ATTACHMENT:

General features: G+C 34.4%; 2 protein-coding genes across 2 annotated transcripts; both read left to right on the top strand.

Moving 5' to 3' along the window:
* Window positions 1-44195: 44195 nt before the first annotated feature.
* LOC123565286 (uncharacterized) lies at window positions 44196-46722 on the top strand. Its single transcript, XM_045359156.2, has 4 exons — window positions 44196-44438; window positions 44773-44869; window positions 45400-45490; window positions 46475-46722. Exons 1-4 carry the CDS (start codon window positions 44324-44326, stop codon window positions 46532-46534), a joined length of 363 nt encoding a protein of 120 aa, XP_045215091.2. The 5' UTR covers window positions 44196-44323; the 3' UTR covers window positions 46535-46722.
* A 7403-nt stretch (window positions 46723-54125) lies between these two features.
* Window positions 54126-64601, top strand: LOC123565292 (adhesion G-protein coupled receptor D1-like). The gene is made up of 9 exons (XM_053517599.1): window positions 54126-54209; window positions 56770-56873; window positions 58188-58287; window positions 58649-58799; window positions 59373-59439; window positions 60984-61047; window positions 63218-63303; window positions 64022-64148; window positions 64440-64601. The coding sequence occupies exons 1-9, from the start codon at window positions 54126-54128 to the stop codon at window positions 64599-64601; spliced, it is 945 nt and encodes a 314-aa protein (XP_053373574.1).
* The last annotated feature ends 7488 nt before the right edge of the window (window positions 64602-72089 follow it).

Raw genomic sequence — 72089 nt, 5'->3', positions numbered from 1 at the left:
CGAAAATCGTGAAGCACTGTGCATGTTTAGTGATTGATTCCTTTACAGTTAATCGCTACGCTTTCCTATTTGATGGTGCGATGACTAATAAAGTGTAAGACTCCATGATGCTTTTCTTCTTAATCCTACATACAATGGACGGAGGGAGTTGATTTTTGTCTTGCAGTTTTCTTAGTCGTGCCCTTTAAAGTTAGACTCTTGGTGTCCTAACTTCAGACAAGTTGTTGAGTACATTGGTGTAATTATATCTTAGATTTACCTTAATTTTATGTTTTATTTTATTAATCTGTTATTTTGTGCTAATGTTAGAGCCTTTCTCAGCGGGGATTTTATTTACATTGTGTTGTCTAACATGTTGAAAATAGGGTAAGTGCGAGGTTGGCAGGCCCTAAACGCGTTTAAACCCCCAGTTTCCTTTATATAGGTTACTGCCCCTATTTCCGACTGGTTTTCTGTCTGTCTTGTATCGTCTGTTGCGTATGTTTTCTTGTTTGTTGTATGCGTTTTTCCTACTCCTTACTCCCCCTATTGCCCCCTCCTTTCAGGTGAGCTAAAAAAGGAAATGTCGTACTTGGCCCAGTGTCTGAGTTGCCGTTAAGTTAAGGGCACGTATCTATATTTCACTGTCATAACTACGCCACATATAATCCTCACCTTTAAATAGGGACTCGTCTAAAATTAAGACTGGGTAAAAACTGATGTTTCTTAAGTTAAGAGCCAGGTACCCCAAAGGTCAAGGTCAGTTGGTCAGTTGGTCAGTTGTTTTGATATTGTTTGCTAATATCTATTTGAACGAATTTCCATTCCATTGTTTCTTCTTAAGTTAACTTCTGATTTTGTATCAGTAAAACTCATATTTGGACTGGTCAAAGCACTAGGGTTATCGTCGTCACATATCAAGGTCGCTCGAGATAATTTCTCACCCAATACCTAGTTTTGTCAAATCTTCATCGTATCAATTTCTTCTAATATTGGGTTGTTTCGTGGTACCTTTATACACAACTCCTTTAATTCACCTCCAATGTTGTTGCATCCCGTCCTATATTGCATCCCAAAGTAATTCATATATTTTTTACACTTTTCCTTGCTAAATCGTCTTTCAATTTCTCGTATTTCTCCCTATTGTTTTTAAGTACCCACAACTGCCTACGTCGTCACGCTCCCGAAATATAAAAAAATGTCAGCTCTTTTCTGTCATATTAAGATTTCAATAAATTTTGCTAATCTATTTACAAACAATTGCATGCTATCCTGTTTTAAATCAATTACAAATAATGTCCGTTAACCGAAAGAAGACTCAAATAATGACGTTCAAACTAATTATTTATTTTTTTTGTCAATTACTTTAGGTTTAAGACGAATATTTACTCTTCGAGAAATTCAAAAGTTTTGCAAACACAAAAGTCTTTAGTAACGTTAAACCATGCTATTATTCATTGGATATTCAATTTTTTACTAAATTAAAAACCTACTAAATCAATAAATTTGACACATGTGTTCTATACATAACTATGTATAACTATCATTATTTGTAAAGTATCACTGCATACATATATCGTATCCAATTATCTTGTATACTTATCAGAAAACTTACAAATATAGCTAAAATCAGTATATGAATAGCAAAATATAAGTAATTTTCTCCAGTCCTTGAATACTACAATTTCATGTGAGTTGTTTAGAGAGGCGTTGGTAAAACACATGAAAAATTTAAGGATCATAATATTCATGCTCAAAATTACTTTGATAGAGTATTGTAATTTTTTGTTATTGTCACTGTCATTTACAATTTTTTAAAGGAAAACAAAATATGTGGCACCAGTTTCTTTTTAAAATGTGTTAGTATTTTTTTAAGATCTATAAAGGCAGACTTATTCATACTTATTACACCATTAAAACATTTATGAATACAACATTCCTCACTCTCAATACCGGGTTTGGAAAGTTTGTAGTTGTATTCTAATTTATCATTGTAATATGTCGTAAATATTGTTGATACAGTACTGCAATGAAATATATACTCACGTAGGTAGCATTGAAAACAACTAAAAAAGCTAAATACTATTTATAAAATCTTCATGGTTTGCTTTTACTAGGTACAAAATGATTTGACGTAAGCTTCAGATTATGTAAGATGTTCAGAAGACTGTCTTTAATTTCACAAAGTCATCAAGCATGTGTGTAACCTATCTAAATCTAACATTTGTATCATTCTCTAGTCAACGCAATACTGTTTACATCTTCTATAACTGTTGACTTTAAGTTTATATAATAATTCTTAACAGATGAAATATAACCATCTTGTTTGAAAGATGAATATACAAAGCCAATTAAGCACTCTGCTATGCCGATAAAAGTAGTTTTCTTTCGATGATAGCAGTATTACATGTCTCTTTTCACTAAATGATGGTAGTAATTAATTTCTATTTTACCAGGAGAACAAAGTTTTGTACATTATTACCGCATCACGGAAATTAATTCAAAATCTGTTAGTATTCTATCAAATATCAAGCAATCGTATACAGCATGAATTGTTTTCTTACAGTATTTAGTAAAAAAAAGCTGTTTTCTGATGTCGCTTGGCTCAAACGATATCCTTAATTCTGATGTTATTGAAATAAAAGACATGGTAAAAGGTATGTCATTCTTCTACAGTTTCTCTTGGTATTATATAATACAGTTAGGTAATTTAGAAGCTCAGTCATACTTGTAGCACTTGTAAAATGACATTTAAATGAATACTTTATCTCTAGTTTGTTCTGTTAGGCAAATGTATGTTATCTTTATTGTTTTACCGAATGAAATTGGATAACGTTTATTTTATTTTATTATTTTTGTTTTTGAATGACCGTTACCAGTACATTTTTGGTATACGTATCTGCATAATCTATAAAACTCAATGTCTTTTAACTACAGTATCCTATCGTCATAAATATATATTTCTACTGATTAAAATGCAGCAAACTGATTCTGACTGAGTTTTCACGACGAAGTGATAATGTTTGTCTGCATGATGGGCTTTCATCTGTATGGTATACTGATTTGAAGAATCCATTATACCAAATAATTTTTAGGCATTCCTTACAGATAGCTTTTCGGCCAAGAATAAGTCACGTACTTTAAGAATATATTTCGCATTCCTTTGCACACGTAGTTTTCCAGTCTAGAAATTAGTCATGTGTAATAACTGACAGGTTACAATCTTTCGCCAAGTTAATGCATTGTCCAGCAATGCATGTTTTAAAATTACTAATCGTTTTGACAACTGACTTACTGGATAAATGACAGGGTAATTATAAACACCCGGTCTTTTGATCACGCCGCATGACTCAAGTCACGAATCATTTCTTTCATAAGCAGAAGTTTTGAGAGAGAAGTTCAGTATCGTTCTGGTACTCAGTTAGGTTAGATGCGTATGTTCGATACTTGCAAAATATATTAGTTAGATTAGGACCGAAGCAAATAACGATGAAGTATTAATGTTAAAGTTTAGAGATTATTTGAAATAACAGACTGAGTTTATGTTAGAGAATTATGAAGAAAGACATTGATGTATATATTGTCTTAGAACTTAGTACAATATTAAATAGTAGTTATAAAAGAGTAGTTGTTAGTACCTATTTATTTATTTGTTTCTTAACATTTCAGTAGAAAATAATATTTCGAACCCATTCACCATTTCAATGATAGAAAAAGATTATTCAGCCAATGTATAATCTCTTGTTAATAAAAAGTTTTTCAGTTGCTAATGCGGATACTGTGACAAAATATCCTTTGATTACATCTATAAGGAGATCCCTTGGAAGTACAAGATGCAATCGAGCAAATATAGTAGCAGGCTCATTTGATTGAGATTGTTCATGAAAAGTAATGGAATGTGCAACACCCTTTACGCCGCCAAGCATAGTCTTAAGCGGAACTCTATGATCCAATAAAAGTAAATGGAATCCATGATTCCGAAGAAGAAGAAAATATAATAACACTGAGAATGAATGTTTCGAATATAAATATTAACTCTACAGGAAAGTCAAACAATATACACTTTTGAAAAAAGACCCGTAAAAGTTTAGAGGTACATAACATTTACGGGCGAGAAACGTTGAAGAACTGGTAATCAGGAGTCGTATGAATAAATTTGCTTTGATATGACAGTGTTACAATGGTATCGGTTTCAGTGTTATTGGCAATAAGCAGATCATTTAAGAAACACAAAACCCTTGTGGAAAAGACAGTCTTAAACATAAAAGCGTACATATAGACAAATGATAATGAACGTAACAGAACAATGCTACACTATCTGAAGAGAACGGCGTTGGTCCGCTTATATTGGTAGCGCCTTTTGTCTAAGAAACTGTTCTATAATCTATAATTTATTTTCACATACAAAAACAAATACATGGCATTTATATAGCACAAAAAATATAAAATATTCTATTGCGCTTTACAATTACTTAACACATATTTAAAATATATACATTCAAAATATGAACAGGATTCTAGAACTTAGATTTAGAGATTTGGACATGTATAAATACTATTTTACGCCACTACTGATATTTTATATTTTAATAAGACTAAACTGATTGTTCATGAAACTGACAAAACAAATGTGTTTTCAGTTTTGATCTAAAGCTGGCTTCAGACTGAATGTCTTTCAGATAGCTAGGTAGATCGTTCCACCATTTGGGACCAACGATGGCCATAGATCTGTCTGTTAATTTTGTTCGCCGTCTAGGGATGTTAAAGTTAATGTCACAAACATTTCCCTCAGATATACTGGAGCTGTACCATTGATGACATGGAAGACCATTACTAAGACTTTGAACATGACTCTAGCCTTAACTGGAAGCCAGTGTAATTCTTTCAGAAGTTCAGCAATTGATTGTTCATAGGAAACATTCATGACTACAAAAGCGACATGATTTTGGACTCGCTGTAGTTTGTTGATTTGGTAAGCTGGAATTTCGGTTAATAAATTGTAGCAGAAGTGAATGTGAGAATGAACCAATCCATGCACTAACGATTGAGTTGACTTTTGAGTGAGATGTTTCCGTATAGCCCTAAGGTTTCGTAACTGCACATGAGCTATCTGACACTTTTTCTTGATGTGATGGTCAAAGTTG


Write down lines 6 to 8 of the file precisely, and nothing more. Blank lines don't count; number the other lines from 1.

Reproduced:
* Window positions 54126-64601, top strand: LOC123565292 (adhesion G-protein coupled receptor D1-like). The gene is made up of 9 exons (XM_053517599.1): window positions 54126-54209; window positions 56770-56873; window positions 58188-58287; window positions 58649-58799; window positions 59373-59439; window positions 60984-61047; window positions 63218-63303; window positions 64022-64148; window positions 64440-64601. The coding sequence occupies exons 1-9, from the start codon at window positions 54126-54128 to the stop codon at window positions 64599-64601; spliced, it is 945 nt and encodes a 314-aa protein (XP_053373574.1).
* The last annotated feature ends 7488 nt before the right edge of the window (window positions 64602-72089 follow it).

Raw genomic sequence — 72089 nt, 5'->3', positions numbered from 1 at the left: